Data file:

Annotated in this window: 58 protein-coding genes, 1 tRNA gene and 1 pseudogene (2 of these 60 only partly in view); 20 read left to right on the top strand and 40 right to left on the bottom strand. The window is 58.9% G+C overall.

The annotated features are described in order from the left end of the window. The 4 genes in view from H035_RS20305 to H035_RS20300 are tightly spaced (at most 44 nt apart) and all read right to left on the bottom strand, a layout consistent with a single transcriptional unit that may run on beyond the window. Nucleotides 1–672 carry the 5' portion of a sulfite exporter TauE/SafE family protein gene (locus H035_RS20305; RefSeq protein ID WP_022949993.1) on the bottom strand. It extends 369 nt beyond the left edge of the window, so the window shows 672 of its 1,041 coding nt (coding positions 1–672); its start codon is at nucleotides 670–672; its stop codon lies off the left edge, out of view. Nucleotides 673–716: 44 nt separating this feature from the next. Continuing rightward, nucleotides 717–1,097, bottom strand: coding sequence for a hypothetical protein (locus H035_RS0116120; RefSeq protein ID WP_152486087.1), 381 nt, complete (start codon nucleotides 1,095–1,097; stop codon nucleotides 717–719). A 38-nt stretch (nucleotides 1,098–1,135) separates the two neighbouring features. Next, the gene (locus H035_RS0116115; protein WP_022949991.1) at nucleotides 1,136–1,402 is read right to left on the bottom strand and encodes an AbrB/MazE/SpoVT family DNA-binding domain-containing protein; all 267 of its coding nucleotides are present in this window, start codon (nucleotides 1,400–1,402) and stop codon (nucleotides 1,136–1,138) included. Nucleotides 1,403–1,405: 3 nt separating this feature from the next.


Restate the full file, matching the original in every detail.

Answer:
Annotated in this window: 58 protein-coding genes, 1 tRNA gene and 1 pseudogene (2 of these 60 only partly in view); 20 read left to right on the top strand and 40 right to left on the bottom strand. The window is 58.9% G+C overall.

The annotated features are described in order from the left end of the window. The 4 genes in view from H035_RS20305 to H035_RS20300 are tightly spaced (at most 44 nt apart) and all read right to left on the bottom strand, a layout consistent with a single transcriptional unit that may run on beyond the window. Nucleotides 1–672 carry the 5' portion of a sulfite exporter TauE/SafE family protein gene (locus H035_RS20305; RefSeq protein ID WP_022949993.1) on the bottom strand. It extends 369 nt beyond the left edge of the window, so the window shows 672 of its 1,041 coding nt (coding positions 1–672); its start codon is at nucleotides 670–672; its stop codon lies off the left edge, out of view. Nucleotides 673–716: 44 nt separating this feature from the next. Continuing rightward, nucleotides 717–1,097, bottom strand: coding sequence for a hypothetical protein (locus H035_RS0116120; RefSeq protein ID WP_152486087.1), 381 nt, complete (start codon nucleotides 1,095–1,097; stop codon nucleotides 717–719). A 38-nt stretch (nucleotides 1,098–1,135) separates the two neighbouring features. Next, the gene (locus H035_RS0116115; protein WP_022949991.1) at nucleotides 1,136–1,402 is read right to left on the bottom strand and encodes an AbrB/MazE/SpoVT family DNA-binding domain-containing protein; all 267 of its coding nucleotides are present in this window, start codon (nucleotides 1,400–1,402) and stop codon (nucleotides 1,136–1,138) included. Nucleotides 1,403–1,405: 3 nt separating this feature from the next.